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Lindauer talks Ohio State Invite, season goals

Notre Dame swim and dive was back in action this week. The swimmers traveled to the Ohio State Invitational and divers went down south for the Texas Diving Invitational. The team’s performance this weekend pleased head coach Chris Lindauer, as several swimmers posted top times and podium finishes. The four-day ordeal was a fitting preview for the schedule of ACCs and NCAAs that will take place later this season.

“It was really a full week affair with travel on Wednesday and competition Thursday, Friday, Saturday. We just got home this [Sunday] morning,” Lindauer said. “It takes a lot out of everybody but overall we performed very well. We were super successful both on the men’s and women’s side.” 

The Irish competed against teams such as Ohio State University, Indiana University, Virginia Tech, University of Kentucky, University of Cincinnati, Yale University, and Lindenwood University. The men placed third overall, falling to Ohio State and Indiana who were both top 10 teams last year. Senior Jack Hoagland dominated for the Irish, capturing wins in both the 400 IM (3:43.52) and the 500 freestyle (4:14.24).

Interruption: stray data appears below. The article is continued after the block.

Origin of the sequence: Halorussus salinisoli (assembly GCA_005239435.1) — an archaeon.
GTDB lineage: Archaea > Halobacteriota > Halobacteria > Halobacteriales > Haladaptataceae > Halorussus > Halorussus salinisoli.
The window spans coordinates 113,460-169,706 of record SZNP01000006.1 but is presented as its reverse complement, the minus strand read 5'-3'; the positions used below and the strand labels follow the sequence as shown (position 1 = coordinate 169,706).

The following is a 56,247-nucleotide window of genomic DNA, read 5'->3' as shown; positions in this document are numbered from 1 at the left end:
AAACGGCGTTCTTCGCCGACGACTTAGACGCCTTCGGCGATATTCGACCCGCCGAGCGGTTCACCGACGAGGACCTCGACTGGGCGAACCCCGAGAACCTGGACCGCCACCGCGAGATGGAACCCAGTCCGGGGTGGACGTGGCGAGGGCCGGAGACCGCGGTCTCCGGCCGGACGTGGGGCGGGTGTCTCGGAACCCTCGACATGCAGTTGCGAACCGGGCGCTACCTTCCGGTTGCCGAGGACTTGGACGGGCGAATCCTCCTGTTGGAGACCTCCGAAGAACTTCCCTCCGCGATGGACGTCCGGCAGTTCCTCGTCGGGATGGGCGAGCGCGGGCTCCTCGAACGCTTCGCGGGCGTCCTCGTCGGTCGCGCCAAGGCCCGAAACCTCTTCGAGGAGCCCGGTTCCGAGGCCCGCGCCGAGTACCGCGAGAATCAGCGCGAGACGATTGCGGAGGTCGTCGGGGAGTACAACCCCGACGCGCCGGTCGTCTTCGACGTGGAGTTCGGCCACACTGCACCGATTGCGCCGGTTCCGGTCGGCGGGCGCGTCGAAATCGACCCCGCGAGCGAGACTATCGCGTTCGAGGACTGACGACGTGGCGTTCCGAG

“I think Jack Hoagland getting two wins against this field of competition is really impressive,” Lindauer said “They’re wins against super competitive opponents but the times he posted are among the top in the country. He’s at an elite level.”

Sophomore Chris Guiliano also had a strong showing, claiming runner-up status in the 50 freestyle (19.30) as well as third in the 100 freestyle (42.50). Guiliano put up performances against “top, top-notch competition” as Lindauer phrased it. Giuliano’s times, like Hoagland’s, are able to compete with almost anyone in the country.

On the women’s side, senior Coleen Gillilan was runner-up in both the 100 (52.24) and 200 butterfly (1:55.54). These early-season times are just off of Gillilan’s lifetime bests.

“She is really coming off of some adversity as she had shoulder surgery in the spring,” Lindauer said. “To see her bounce back and be so competitive on a good track for ACCs and NCAAs is really exciting.” 

Collectively, the relays performed highly this weekend for both men and women. The outcome pleased Lindauer, especially so early in the season.

“I think just collectively, when we look at all of our relays the majority – if not all of our relays – are faster than what they were last year at this time in the year,” Lindauer said. “Even some of them were faster than what they went at ACC Championships in February, which is really rare; you don’t usually get that.” 

This invitational was the Irish freshmen’s first glimpse of competing at a high-level college invite. Several freshmen had lifetime bests this past weekend. A few were even able to make the A-finals — something promising for young talent on the team. Lindauer commented on the quick adjustment they had to make, as competition picked up so early in the season.